Shelf Life: Jojo Moyes


Welcome to Shelf Life,’s books column, in which authors share their most memorable reads. Whether you’re on the hunt for a book to console you, move you profoundly, or make you laugh, consider a recommendation from the writers in our series, who, like you (since you’re here), love books. Perhaps one of their favorite titles will become one of yours, too.

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A pair of Louboutins changes the course of two women’s lives in Jojo Moyes’s 17th novel, Someone Else’s Shoes (Pamela Dorman Books; audiobook narrated by Daisy Ridley), though the fashion item the international bestselling author may be better known for is a pair of bumblebee-striped tights. They figure in Moyes’s 2012 hit Me Before You, which she adapted for the big screen starring Emilia Clarke that took in more than $200 million at the box office. Her books have sold more than 40 million copies, and two others were made or will be made into movies including The Last Letter from Your Lover and The Giver of Stars. She’s also at work on a television comedy pilot.

Though the London-based Moyes (given name Pauline Sara Jo, nickname from the Beatles’s “Get Back”) wanted to be a blacksmith and bought her first horse at 14 with money earned working stables, she ended up in journalism, including at the South China Morning Post in Hong Kong and The Independent in London.

She has two Bosnian rescue dogs named Sisu and Pablo, a cat, Eric, and horses Joey, Mabel, Fred, and Strider; started an online antiques auction habit during lockdown collecting portraits of “Women Who Have Had Enough of Your Shit”; keeps bees; runs, boxes, and scuba dives; and can tell in five minutes whether a film is directed by a man or woman.

Likes: Molecules and Chanel perfumes, leather jeans, Frenchie Covent Garden restaurant, her massage chair, online Scrabble. Dislikes: Utility companies. Good at: Maintaining friendships. Bad at: DMs. Slide into her book recs below.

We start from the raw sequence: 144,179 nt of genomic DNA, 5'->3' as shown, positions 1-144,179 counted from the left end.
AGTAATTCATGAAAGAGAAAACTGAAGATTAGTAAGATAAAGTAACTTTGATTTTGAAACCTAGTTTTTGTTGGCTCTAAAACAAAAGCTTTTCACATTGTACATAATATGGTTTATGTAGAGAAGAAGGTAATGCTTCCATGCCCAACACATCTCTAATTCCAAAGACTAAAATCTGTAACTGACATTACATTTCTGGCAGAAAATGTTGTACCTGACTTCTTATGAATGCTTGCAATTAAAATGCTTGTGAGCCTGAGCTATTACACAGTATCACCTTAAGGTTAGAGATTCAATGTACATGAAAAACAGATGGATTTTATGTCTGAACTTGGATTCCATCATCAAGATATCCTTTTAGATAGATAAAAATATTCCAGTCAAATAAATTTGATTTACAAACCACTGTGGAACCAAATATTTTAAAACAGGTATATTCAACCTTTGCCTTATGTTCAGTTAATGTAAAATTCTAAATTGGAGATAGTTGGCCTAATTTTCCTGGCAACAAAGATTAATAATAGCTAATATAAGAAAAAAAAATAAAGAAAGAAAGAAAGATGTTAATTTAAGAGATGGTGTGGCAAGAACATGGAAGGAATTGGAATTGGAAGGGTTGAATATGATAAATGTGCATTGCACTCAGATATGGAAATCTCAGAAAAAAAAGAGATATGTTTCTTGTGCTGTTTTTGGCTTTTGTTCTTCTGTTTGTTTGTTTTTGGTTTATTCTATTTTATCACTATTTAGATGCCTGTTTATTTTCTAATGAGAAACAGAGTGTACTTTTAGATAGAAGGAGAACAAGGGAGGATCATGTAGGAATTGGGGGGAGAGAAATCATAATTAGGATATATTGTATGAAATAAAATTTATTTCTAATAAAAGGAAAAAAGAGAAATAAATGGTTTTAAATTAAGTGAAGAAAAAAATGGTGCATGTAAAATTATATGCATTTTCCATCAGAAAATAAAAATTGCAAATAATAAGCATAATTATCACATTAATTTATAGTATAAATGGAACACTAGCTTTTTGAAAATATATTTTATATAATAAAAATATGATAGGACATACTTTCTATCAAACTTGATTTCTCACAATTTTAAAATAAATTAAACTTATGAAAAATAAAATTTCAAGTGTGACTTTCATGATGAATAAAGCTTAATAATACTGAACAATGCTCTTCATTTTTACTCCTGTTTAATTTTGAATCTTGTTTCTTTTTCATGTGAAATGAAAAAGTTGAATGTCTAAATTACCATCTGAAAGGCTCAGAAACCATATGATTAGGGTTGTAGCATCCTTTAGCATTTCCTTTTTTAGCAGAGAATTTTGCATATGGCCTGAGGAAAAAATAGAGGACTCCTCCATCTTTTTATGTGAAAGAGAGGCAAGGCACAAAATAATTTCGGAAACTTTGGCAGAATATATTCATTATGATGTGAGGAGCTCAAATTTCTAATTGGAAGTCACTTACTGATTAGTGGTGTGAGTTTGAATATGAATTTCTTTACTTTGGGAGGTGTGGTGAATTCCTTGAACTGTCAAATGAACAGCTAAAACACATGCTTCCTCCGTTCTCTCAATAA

The book that:

…helped me through a breakup:

When Things Fall Apart by Pema Chodron. I recommended this tentatively to a Hollywood actress and she said, “Oh honey, I was given 28 copies of this when I got divorced.”

…made me miss a train stop:

My Sister’s Keeper by Jodi Picoult. It was the final chapter, and I remember sobbing so hard that half the train carriage was watching.

…made me weep uncontrollably:

Tomorrow, and Tomorrow, and Tomorrow by Gabrielle Zevin. I had not expected to be moved by a book about computer game creation.

…I recommend over and over again:

Three Women by Lisa Taddeo. It was fascinating pressing it on friends and seeing if they loved or hated it.

…shaped my worldview:

National Velvet by Enid Bagnold. It made me believe that slightly weedy little girls can achieve anything given enough willpower.

…I swear I’ll finish one day:

Ulysses by James Joyce. I’m not sure I will though.

…I read in one sitting, it was that good:

Lisa Jewell’s The Family Remains. I read it by a pool one sunny day, and when I closed it at the end it was like having had an entire vacation.

…currently sits on my nightstand:

Shrines of Gaiety by Kate Atkinson. I don’t think there’s a book of hers I haven’t enjoyed.

…I’d pass on to my kid:

The Young Visiters by Daisy Ashford. But none of my kids liked my favorite childhood books. It was crushing.

…made me laugh out loud:

Standard Deviation by Katherine Heiny. The laughter was occasionally nervous because I felt the heroine had somehow scooped the thoughts and behavior out of my own head.

…I’d like turned into a television show:

Mennonite in a Little Black Dress by Rhoda Janzen. A rom-com with Mennonites – who could resist that?

…I first bought:

The Black Stallion by Walter Farley. I think 85 per cent of my book choices were horse-related.

…I last bought:

Chimamanda Ngozi Adichie’s Notes on Grief. Her perception and clarity of thought is extraordinary.

…I consider literary comfort food:

Anything by Liane Moriarty. I sit back and enjoy the ride and know I’m going to be entertained.

…has the best opening line:

“Dr Weiss, at forty, knew that her life had been ruined by literature.” Anita Brookner, A Start in Life.

…broke my heart:

A Heart That Works by Rob Delaney. Only to be read if you are feeling robust.

…has a sex scene that will make you blush:

Kate Davies – In At the Deep End. So filthy that I found myself surreptitiously checking nobody could see what I was reading on public transport.

…helped me become a better writer:

Behind the Scenes at the Museum by Kate Atkinson. This is the book that made me finally understand the importance of voice.

…features the coolest book jacket:

Queenie by Candice Carty-Williams. Just an iconic cover.

The literary organization I support:

Quick Reads, which creates shortened versions of great books in a way that encourages adult literacy.

Read Moyes’s Picks:
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Riza Cruz is an editor and writer based in New York.

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